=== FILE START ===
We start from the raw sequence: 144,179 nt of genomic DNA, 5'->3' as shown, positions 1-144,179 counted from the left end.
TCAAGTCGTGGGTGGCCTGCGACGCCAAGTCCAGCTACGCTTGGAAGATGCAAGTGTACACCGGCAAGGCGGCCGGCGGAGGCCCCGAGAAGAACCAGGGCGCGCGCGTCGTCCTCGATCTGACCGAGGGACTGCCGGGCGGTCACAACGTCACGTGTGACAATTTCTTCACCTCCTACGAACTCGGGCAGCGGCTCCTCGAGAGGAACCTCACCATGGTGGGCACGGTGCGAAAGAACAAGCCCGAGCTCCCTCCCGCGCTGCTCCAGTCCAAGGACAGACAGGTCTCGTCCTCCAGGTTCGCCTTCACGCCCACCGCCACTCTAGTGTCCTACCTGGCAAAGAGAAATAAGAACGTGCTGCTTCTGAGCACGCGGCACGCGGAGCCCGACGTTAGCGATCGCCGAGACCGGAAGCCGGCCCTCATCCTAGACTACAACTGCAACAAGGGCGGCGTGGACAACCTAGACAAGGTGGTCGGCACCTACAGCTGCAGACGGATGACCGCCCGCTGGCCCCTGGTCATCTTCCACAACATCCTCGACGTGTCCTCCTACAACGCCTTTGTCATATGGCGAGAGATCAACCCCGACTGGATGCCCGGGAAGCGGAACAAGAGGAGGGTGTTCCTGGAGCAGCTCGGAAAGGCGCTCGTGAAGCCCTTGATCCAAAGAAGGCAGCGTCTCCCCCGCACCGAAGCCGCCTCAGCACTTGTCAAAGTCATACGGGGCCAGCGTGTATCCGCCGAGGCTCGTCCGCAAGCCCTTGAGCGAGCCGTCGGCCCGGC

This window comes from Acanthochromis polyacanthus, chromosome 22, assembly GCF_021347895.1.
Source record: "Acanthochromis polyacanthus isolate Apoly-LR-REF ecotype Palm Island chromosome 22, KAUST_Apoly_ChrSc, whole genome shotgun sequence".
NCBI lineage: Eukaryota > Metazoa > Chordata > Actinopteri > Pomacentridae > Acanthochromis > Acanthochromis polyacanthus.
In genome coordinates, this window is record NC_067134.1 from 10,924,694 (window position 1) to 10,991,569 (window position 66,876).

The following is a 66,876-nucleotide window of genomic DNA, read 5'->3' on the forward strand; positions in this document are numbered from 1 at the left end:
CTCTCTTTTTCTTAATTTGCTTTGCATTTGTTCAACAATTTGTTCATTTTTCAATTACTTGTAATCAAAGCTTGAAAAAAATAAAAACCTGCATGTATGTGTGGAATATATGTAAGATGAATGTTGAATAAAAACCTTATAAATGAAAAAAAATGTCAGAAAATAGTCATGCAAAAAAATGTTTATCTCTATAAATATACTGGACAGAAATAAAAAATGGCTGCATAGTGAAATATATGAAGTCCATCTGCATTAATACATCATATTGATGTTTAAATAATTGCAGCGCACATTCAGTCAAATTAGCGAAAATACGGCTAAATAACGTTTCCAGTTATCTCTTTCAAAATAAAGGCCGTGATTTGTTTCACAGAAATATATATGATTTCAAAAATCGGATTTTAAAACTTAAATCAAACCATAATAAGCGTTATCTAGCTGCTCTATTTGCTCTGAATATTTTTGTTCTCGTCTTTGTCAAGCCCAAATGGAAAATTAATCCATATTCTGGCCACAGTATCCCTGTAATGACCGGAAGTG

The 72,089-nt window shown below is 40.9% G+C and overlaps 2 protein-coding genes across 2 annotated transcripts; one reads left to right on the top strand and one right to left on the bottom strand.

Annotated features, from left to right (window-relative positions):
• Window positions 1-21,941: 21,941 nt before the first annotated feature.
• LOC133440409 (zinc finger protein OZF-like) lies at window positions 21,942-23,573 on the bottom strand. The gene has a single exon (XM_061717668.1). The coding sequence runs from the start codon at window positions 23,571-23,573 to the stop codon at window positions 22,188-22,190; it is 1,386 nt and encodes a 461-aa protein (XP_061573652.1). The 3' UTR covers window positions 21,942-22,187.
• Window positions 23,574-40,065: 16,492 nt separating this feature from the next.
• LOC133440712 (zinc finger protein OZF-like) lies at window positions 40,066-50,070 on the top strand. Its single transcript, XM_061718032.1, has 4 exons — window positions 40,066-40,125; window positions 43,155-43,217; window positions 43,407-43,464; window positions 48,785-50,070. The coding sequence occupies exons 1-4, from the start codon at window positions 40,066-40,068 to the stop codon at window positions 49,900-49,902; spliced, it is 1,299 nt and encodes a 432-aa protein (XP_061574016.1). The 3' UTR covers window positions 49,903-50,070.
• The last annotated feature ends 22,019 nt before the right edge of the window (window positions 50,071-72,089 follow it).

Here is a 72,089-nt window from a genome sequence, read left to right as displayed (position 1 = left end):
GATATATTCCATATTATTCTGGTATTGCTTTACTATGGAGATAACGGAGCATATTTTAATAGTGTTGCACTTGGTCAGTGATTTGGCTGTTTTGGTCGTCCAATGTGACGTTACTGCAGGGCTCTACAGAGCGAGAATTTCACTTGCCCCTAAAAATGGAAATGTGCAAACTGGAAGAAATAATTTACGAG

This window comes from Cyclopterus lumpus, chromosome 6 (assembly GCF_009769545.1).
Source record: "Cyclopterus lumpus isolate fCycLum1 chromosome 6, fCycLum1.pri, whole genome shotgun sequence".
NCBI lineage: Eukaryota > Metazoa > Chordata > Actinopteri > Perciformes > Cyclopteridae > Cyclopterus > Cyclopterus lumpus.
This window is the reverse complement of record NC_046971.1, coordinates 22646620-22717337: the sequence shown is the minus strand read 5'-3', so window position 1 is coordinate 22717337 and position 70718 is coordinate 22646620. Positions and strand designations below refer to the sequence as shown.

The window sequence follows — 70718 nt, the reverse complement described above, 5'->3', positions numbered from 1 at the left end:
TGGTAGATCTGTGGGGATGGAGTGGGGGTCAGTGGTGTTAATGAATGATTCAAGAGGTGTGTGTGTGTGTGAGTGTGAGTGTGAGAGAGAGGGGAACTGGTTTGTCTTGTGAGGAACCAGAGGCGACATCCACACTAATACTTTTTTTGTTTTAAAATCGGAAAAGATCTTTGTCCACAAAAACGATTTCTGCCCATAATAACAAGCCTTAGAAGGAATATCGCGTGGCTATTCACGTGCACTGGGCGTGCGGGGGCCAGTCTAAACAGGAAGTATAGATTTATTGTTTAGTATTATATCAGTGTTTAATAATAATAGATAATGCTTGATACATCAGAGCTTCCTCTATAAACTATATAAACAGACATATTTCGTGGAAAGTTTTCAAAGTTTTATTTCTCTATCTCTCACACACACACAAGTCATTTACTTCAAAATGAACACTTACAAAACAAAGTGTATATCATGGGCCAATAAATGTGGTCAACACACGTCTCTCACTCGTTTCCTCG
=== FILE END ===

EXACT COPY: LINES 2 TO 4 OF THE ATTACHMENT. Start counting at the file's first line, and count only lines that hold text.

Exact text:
TCAAGTCGTGGGTGGCCTGCGACGCCAAGTCCAGCTACGCTTGGAAGATGCAAGTGTACACCGGCAAGGCGGCCGGCGGAGGCCCCGAGAAGAACCAGGGCGCGCGCGTCGTCCTCGATCTGACCGAGGGACTGCCGGGCGGTCACAACGTCACGTGTGACAATTTCTTCACCTCCTACGAACTCGGGCAGCGGCTCCTCGAGAGGAACCTCACCATGGTGGGCACGGTGCGAAAGAACAAGCCCGAGCTCCCTCCCGCGCTGCTCCAGTCCAAGGACAGACAGGTCTCGTCCTCCAGGTTCGCCTTCACGCCCACCGCCACTCTAGTGTCCTACCTGGCAAAGAGAAATAAGAACGTGCTGCTTCTGAGCACGCGGCACGCGGAGCCCGACGTTAGCGATCGCCGAGACCGGAAGCCGGCCCTCATCCTAGACTACAACTGCAACAAGGGCGGCGTGGACAACCTAGACAAGGTGGTCGGCACCTACAGCTGCAGACGGATGACCGCCCGCTGGCCCCTGGTCATCTTCCACAACATCCTCGACGTGTCCTCCTACAACGCCTTTGTCATATGGCGAGAGATCAACCCCGACTGGATGCCCGGGAAGCGGAACAAGAGGAGGGTGTTCCTGGAGCAGCTCGGAAAGGCGCTCGTGAAGCCCTTGATCCAAAGAAGGCAGCGTCTCCCCCGCACCGAAGCCGCCTCAGCACTTGTCAAAGTCATACGGGGCCAGCGTGTATCCGCCGAGGCTCGTCCGCAAGCCCTTGAGCGAGCCGTCGGCCCGGC

This window comes from Acanthochromis polyacanthus, chromosome 22, assembly GCF_021347895.1.
Source record: "Acanthochromis polyacanthus isolate Apoly-LR-REF ecotype Palm Island chromosome 22, KAUST_Apoly_ChrSc, whole genome shotgun sequence".